The newly designed flag of Belgium, with the same colors but in a vertical striped pattern was finally introduced and officially adopted as the Belgian flag in January 1831. The original vertical banded design was modeled after the French tricolor flag.
The national flag of the Republic of Kazakhstan has a gold sun with 32 rays above a soaring golden steppe eagle, both centered on a sky blue background; the hoist side displays a national ornamental pattern "koshkar-muiz" (the horns of the ram) in gold; the blue color is of religious significance to the Turkic peoples of the country, and so symbolizes cultural and ethnic unity; it also represents the endless sky as well as water; the sun, a source of life and energy, exemplifies wealth and plenitude; the sun's rays are shaped like grain, which is the basis of abundance and prosperity; the eagle has appeared on the flags of Kazakh tribes for centuries and represents freedom, power, and the flight to the future. The width of the flag to its length is 1:2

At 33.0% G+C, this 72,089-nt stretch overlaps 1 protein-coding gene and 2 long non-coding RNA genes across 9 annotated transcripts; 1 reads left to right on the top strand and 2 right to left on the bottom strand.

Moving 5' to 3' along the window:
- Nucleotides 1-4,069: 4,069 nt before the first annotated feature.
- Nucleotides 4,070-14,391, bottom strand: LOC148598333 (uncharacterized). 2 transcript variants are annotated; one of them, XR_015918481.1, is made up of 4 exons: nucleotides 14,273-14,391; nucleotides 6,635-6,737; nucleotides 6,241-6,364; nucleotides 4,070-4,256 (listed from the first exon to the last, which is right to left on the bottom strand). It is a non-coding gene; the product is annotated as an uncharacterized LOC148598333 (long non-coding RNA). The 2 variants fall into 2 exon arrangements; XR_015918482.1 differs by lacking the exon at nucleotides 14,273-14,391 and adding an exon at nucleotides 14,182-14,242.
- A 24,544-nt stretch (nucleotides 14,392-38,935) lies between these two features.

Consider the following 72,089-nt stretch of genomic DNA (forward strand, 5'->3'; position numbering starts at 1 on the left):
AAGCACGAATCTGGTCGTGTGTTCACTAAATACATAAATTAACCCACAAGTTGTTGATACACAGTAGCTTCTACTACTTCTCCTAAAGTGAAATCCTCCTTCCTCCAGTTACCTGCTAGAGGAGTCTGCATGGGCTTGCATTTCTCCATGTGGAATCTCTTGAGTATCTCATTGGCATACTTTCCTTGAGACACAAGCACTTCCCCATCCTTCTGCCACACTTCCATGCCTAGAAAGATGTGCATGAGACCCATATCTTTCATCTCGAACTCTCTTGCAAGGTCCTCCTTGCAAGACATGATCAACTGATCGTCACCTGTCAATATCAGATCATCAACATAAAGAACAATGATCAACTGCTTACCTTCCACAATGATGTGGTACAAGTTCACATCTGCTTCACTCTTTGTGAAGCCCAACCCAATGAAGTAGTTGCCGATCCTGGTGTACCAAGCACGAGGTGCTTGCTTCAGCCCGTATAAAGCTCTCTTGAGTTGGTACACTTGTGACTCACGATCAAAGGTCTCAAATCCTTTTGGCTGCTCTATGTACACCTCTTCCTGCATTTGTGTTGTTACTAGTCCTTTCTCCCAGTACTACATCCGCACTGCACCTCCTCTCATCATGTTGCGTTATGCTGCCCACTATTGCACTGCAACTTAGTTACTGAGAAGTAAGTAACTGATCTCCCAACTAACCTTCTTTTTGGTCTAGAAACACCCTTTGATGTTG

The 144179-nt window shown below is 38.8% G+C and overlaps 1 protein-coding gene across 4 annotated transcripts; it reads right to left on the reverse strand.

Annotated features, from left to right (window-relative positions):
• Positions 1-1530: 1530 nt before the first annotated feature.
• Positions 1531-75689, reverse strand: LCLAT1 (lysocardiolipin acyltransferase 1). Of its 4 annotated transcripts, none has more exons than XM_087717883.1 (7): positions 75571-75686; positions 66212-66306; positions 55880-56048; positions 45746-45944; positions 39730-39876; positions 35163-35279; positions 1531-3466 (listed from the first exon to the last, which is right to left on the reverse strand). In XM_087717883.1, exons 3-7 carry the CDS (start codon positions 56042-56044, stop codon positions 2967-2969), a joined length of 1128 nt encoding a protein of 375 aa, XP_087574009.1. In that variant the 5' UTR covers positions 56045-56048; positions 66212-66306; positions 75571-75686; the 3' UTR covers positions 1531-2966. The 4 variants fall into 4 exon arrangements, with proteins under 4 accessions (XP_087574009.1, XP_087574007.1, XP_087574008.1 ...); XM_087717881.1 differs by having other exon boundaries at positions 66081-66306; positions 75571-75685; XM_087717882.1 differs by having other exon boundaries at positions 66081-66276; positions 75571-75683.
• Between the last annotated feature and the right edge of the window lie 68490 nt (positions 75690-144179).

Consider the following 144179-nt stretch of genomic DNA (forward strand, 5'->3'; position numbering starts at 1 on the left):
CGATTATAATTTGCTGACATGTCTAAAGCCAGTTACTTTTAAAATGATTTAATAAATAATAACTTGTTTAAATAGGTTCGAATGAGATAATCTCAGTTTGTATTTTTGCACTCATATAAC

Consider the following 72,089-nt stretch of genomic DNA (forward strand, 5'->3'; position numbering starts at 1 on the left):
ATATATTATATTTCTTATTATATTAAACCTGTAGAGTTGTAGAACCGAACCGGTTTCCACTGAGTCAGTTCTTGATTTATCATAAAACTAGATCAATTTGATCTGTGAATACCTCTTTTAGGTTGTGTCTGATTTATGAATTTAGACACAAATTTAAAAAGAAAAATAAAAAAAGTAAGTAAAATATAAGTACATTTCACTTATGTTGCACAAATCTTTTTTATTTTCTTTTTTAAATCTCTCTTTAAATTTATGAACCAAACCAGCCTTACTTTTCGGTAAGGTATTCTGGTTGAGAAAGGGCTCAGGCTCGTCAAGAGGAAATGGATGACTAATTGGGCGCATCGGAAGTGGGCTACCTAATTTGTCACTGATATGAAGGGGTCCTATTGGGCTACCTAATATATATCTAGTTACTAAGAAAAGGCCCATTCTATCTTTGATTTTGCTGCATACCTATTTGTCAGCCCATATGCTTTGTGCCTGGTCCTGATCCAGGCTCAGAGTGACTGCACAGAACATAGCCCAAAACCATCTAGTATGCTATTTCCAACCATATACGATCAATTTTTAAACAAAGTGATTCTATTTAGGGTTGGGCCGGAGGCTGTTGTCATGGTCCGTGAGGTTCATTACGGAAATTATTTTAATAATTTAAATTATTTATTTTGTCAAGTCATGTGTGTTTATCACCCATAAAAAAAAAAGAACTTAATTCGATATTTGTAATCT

The flag of Germany or German Flag (German: Flagge Deutschlands) is a tricolour consisting of three equal horizontal bands displaying the national colours of Germany: black, red, and gold (German: Schwarz-Rot-Gold).
The national flag of Uruguay (Pabellón Nacional) has a field of nine equal horizontal stripes alternating white and blue. The canton is white, charged with the Sun of May, from which 16 rays extend, alternating between triangular and wavy.
Submit to make your ranking count.